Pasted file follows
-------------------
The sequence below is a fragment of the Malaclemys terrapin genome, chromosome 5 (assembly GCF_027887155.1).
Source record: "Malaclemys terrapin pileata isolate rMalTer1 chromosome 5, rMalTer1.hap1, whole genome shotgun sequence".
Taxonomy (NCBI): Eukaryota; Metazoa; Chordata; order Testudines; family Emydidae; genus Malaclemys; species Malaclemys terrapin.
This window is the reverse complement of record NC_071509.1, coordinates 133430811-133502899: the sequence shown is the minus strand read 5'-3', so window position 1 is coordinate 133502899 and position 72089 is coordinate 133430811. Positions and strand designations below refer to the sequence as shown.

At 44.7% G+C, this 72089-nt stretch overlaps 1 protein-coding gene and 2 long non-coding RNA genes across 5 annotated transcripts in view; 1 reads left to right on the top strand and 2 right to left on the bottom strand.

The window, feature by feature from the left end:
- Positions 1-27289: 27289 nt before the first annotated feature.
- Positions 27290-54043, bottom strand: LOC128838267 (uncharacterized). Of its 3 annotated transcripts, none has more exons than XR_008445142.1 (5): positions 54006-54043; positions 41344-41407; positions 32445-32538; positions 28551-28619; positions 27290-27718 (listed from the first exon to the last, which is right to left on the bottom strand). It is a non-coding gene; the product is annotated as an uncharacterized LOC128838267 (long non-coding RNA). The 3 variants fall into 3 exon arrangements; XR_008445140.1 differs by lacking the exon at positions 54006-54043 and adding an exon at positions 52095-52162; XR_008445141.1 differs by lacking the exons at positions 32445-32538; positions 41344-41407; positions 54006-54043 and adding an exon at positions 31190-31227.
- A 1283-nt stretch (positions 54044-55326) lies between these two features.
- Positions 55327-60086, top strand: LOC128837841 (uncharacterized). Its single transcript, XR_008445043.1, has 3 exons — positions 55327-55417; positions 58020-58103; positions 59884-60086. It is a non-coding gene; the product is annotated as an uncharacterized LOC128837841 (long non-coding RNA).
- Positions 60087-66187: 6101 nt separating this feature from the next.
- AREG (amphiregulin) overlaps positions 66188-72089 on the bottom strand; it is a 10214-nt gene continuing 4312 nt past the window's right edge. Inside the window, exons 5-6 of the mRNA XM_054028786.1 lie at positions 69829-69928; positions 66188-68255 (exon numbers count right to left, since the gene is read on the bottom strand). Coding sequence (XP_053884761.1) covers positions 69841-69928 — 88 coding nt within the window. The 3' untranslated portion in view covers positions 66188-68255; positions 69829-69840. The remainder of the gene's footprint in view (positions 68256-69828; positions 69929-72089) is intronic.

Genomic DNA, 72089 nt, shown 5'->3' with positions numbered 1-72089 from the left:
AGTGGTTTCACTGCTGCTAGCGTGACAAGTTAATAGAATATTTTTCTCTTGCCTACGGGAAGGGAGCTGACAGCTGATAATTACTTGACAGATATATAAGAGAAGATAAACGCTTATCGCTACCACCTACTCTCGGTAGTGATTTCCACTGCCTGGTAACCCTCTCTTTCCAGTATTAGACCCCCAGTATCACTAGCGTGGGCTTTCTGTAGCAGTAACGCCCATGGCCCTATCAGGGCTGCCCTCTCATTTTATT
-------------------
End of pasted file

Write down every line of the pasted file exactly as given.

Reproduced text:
The sequence below is a fragment of the Malaclemys terrapin genome, chromosome 5 (assembly GCF_027887155.1).
Source record: "Malaclemys terrapin pileata isolate rMalTer1 chromosome 5, rMalTer1.hap1, whole genome shotgun sequence".
Taxonomy (NCBI): Eukaryota; Metazoa; Chordata; order Testudines; family Emydidae; genus Malaclemys; species Malaclemys terrapin.
This window is the reverse complement of record NC_071509.1, coordinates 133430811-133502899: the sequence shown is the minus strand read 5'-3', so window position 1 is coordinate 133502899 and position 72089 is coordinate 133430811. Positions and strand designations below refer to the sequence as shown.

At 44.7% G+C, this 72089-nt stretch overlaps 1 protein-coding gene and 2 long non-coding RNA genes across 5 annotated transcripts in view; 1 reads left to right on the top strand and 2 right to left on the bottom strand.

The window, feature by feature from the left end:
- Positions 1-27289: 27289 nt before the first annotated feature.
- Positions 27290-54043, bottom strand: LOC128838267 (uncharacterized). Of its 3 annotated transcripts, none has more exons than XR_008445142.1 (5): positions 54006-54043; positions 41344-41407; positions 32445-32538; positions 28551-28619; positions 27290-27718 (listed from the first exon to the last, which is right to left on the bottom strand). It is a non-coding gene; the product is annotated as an uncharacterized LOC128838267 (long non-coding RNA). The 3 variants fall into 3 exon arrangements; XR_008445140.1 differs by lacking the exon at positions 54006-54043 and adding an exon at positions 52095-52162; XR_008445141.1 differs by lacking the exons at positions 32445-32538; positions 41344-41407; positions 54006-54043 and adding an exon at positions 31190-31227.
- A 1283-nt stretch (positions 54044-55326) lies between these two features.
- Positions 55327-60086, top strand: LOC128837841 (uncharacterized). Its single transcript, XR_008445043.1, has 3 exons — positions 55327-55417; positions 58020-58103; positions 59884-60086. It is a non-coding gene; the product is annotated as an uncharacterized LOC128837841 (long non-coding RNA).
- Positions 60087-66187: 6101 nt separating this feature from the next.
- AREG (amphiregulin) overlaps positions 66188-72089 on the bottom strand; it is a 10214-nt gene continuing 4312 nt past the window's right edge. Inside the window, exons 5-6 of the mRNA XM_054028786.1 lie at positions 69829-69928; positions 66188-68255 (exon numbers count right to left, since the gene is read on the bottom strand). Coding sequence (XP_053884761.1) covers positions 69841-69928 — 88 coding nt within the window. The 3' untranslated portion in view covers positions 66188-68255; positions 69829-69840. The remainder of the gene's footprint in view (positions 68256-69828; positions 69929-72089) is intronic.

Genomic DNA, 72089 nt, shown 5'->3' with positions numbered 1-72089 from the left:
AGTGGTTTCACTGCTGCTAGCGTGACAAGTTAATAGAATATTTTTCTCTTGCCTACGGGAAGGGAGCTGACAGCTGATAATTACTTGACAGATATATAAGAGAAGATAAACGCTTATCGCTACCACCTACTCTCGGTAGTGATTTCCACTGCCTGGTAACCCTCTCTTTCCAGTATTAGACCCCCAGTATCACTAGCGTGGGCTTTCTGTAGCAGTAACGCCCATGGCCCTATCAGGGCTGCCCTCTCATTTTATT